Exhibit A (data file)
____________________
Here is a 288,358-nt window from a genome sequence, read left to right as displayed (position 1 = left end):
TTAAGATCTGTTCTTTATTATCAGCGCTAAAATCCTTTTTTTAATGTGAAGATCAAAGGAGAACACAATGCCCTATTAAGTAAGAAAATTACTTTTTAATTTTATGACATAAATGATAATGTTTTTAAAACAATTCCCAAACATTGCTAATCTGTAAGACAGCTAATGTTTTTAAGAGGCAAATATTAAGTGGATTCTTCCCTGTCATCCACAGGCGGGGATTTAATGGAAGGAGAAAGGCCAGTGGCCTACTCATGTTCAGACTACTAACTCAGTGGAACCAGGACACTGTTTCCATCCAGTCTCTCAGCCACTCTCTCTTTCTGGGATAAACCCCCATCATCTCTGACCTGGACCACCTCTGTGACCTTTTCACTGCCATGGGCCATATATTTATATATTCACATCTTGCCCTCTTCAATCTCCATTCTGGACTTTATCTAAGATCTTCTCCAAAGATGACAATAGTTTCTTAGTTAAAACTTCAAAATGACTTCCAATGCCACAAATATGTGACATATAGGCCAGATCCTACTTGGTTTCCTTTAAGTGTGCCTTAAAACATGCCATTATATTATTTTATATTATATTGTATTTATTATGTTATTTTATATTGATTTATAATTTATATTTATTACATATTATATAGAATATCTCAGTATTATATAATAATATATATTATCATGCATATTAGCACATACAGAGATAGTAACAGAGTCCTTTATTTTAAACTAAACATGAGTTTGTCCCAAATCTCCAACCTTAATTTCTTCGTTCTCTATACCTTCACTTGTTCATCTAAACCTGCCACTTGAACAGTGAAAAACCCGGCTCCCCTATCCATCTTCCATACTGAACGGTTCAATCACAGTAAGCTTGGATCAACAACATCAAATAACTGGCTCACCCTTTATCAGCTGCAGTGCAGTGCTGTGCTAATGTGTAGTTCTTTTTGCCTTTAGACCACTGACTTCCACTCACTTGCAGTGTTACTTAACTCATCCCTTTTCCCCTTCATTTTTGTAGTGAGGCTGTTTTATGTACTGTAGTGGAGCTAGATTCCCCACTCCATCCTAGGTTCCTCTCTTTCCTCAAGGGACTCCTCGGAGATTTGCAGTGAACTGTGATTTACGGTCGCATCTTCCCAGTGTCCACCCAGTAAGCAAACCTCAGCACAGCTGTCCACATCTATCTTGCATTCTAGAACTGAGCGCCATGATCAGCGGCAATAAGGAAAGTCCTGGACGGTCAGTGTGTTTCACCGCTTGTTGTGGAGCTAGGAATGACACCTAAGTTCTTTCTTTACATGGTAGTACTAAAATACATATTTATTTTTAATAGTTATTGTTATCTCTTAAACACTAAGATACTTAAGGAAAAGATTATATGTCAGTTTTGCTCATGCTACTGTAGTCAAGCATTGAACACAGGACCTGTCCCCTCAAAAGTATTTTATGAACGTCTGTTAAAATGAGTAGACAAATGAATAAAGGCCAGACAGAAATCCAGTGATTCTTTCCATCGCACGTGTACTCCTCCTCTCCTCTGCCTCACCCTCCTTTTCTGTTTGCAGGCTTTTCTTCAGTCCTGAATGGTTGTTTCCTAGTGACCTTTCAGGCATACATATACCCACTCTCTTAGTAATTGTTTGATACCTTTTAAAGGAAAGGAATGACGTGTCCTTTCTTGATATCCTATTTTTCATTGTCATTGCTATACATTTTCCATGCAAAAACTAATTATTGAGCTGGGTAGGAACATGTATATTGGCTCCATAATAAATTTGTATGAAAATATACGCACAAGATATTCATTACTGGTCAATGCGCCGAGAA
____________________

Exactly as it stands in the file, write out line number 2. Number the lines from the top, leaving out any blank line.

TTAAGATCTGTTCTTTATTATCAGCGCTAAAATCCTTTTTTTAATGTGAAGATCAAAGGAGAACACAATGCCCTATTAAGTAAGAAAATTACTTTTTAATTTTATGACATAAATGATAATGTTTTTAAAACAATTCCCAAACATTGCTAATCTGTAAGACAGCTAATGTTTTTAAGAGGCAAATATTAAGTGGATTCTTCCCTGTCATCCACAGGCGGGGATTTAATGGAAGGAGAAAGGCCAGTGGCCTACTCATGTTCAGACTACTAACTCAGTGGAACCAGGACACTGTTTCCATCCAGTCTCTCAGCCACTCTCTCTTTCTGGGATAAACCCCCATCATCTCTGACCTGGACCACCTCTGTGACCTTTTCACTGCCATGGGCCATATATTTATATATTCACATCTTGCCCTCTTCAATCTCCATTCTGGACTTTATCTAAGATCTTCTCCAAAGATGACAATAGTTTCTTAGTTAAAACTTCAAAATGACTTCCAATGCCACAAATATGTGACATATAGGCCAGATCCTACTTGGTTTCCTTTAAGTGTGCCTTAAAACATGCCATTATATTATTTTATATTATATTGTATTTATTATGTTATTTTATATTGATTTATAATTTATATTTATTACATATTATATAGAATATCTCAGTATTATATAATAATATATATTATCATGCATATTAGCACATACAGAGATAGTAACAGAGTCCTTTATTTTAAACTAAACATGAGTTTGTCCCAAATCTCCAACCTTAATTTCTTCGTTCTCTATACCTTCACTTGTTCATCTAAACCTGCCACTTGAACAGTGAAAAACCCGGCTCCCCTATCCATCTTCCATACTGAACGGTTCAATCACAGTAAGCTTGGATCAACAACATCAAATAACTGGCTCACCCTTTATCAGCTGCAGTGCAGTGCTGTGCTAATGTGTAGTTCTTTTTGCCTTTAGACCACTGACTTCCACTCACTTGCAGTGTTACTTAACTCATCCCTTTTCCCCTTCATTTTTGTAGTGAGGCTGTTTTATGTACTGTAGTGGAGCTAGATTCCCCACTCCATCCTAGGTTCCTCTCTTTCCTCAAGGGACTCCTCGGAGATTTGCAGTGAACTGTGATTTACGGTCGCATCTTCCCAGTGTCCACCCAGTAAGCAAACCTCAGCACAGCTGTCCACATCTATCTTGCATTCTAGAACTGAGCGCCATGATCAGCGGCAATAAGGAAAGTCCTGGACGGTCAGTGTGTTTCACCGCTTGTTGTGGAGCTAGGAATGACACCTAAGTTCTTTCTTTACATGGTAGTACTAAAATACATATTTATTTTTAATAGTTATTGTTATCTCTTAAACACTAAGATACTTAAGGAAAAGATTATATGTCAGTTTTGCTCATGCTACTGTAGTCAAGCATTGAACACAGGACCTGTCCCCTCAAAAGTATTTTATGAACGTCTGTTAAAATGAGTAGACAAATGAATAAAGGCCAGACAGAAATCCAGTGATTCTTTCCATCGCACGTGTACTCCTCCTCTCCTCTGCCTCACCCTCCTTTTCTGTTTGCAGGCTTTTCTTCAGTCCTGAATGGTTGTTTCCTAGTGACCTTTCAGGCATACATATACCCACTCTCTTAGTAATTGTTTGATACCTTTTAAAGGAAAGGAATGACGTGTCCTTTCTTGATATCCTATTTTTCATTGTCATTGCTATACATTTTCCATGCAAAAACTAATTATTGAGCTGGGTAGGAACATGTATATTGGCTCCATAATAAATTTGTATGAAAATATACGCACAAGATATTCATTACTGGTCAATGCGCCGAGAA